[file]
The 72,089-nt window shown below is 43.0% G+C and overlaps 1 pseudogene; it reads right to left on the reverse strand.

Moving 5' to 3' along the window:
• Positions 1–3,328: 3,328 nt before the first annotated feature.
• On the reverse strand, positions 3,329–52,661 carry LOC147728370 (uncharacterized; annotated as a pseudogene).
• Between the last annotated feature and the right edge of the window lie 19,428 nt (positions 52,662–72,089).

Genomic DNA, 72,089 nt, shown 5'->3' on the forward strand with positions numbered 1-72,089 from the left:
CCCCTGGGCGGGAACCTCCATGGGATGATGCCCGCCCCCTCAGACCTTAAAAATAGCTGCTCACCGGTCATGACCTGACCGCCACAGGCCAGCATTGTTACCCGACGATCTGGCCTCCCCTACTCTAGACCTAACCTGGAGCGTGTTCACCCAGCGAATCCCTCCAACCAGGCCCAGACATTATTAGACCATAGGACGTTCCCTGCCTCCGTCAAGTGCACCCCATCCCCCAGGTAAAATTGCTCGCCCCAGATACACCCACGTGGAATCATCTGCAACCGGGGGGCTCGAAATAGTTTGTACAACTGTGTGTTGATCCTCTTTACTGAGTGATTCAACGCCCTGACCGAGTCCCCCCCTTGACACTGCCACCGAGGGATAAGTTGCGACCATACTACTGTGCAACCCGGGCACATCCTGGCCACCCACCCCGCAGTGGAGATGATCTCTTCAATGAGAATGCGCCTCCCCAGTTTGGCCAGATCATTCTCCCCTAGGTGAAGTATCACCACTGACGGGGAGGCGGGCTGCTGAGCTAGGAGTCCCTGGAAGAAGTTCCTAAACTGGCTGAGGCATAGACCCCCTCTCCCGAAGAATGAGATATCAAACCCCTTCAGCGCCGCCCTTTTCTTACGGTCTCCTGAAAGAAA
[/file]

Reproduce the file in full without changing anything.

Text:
The 72,089-nt window shown below is 43.0% G+C and overlaps 1 pseudogene; it reads right to left on the reverse strand.

Moving 5' to 3' along the window:
• Positions 1–3,328: 3,328 nt before the first annotated feature.
• On the reverse strand, positions 3,329–52,661 carry LOC147728370 (uncharacterized; annotated as a pseudogene).
• Between the last annotated feature and the right edge of the window lie 19,428 nt (positions 52,662–72,089).

Genomic DNA, 72,089 nt, shown 5'->3' on the forward strand with positions numbered 1-72,089 from the left:
CCCCTGGGCGGGAACCTCCATGGGATGATGCCCGCCCCCTCAGACCTTAAAAATAGCTGCTCACCGGTCATGACCTGACCGCCACAGGCCAGCATTGTTACCCGACGATCTGGCCTCCCCTACTCTAGACCTAACCTGGAGCGTGTTCACCCAGCGAATCCCTCCAACCAGGCCCAGACATTATTAGACCATAGGACGTTCCCTGCCTCCGTCAAGTGCACCCCATCCCCCAGGTAAAATTGCTCGCCCCAGATACACCCACGTGGAATCATCTGCAACCGGGGGGCTCGAAATAGTTTGTACAACTGTGTGTTGATCCTCTTTACTGAGTGATTCAACGCCCTGACCGAGTCCCCCCCTTGACACTGCCACCGAGGGATAAGTTGCGACCATACTACTGTGCAACCCGGGCACATCCTGGCCACCCACCCCGCAGTGGAGATGATCTCTTCAATGAGAATGCGCCTCCCCAGTTTGGCCAGATCATTCTCCCCTAGGTGAAGTATCACCACTGACGGGGAGGCGGGCTGCTGAGCTAGGAGTCCCTGGAAGAAGTTCCTAAACTGGCTGAGGCATAGACCCCCTCTCCCGAAGAATGAGATATCAAACCCCTTCAGCGCCGCCCTTTTCTTACGGTCTCCTGAAAGAAA